Saturn's largest ring might appear solid when viewed from Earth, but closer inspection by NASA's Cassini spacecraft reveals that it is composed of tightly packed clumps of particles in constant collision with one another.
The research also suggests that scientists have underestimated the total mass of Saturn's rings, which might actually be two or more times as massive than previously thought.
"The rings are different from the picture we had in our minds," said study leader Larry Esposito of the University of Colorado at Boulder. "If you were flying under Saturn's rings in an airplane, you would see these flashes of sunlight come through the gaps, followed by dark and so forth."
The findings, to be detailed in an upcoming issue of the journal Icarus, show that Saturn's B ring particles are not uniformly distributed as previously thought.
A Saturn CAT scan
To measure the ring particles' distribution, scientists directed Cassini to observe the brightness of a background star as the rings passed in front of it multiple times. Study team member Josh Colwell of the University of Central Florida, Orlando compared the technique to a medical "CAT scan."
"By studying the brightness of stars as the rings pass in front of them, we are able to map the ring structures in 3-D and learn more about the shape, spacing and orientation of clusters of particles," Colwell said.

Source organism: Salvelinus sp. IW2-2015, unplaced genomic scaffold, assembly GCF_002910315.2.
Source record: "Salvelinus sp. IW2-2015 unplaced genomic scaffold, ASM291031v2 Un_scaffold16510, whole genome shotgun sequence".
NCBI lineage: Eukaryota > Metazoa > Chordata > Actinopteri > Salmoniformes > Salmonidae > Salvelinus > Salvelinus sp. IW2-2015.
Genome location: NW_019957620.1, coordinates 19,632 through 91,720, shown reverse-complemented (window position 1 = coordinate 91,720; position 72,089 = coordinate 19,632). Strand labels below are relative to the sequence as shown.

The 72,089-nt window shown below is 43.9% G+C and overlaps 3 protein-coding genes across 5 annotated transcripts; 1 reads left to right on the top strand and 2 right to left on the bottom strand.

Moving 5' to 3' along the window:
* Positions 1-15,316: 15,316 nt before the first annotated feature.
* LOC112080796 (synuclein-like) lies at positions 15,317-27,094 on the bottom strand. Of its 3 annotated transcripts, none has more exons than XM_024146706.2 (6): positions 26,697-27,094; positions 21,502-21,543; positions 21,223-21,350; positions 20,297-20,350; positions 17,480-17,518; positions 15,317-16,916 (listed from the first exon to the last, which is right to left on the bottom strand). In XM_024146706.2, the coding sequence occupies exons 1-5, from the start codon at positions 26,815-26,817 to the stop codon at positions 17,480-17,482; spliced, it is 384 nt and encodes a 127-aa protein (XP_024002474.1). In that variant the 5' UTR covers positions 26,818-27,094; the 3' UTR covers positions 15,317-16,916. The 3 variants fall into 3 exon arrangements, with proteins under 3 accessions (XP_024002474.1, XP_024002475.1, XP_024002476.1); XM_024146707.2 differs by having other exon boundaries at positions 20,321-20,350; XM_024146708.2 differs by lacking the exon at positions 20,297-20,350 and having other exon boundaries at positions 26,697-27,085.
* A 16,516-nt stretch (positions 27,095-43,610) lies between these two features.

Slideshow: From Earth to stars This provided a measurement of the amount of ring material between the spacecraft and the star.
The observations confirmed that ring particles come together to form giant clumps called "self-gravity wakes" that can reach 100 to 160 feet (30 to 50 meters) across.
If the clumps were farther from Saturn, they might amass to form a moon, scientists say. But because they are so close to Saturn, the clumps' different speeds around the planet counteract the gravitational attraction they feel for each other and stretch them out like taffy.
Cassini's data showed that the clumps in Saturn's B ring are neatly organized and constantly colliding, which surprised scientists.
It was previously thought the ring particles crashed into one another about twice every hour.
Instead, "at any given time, most particles are going to be in one of the clumps," Cowell said, "but the particles keep moving from clump to clump as clumps are destroyed and new ones are formed."
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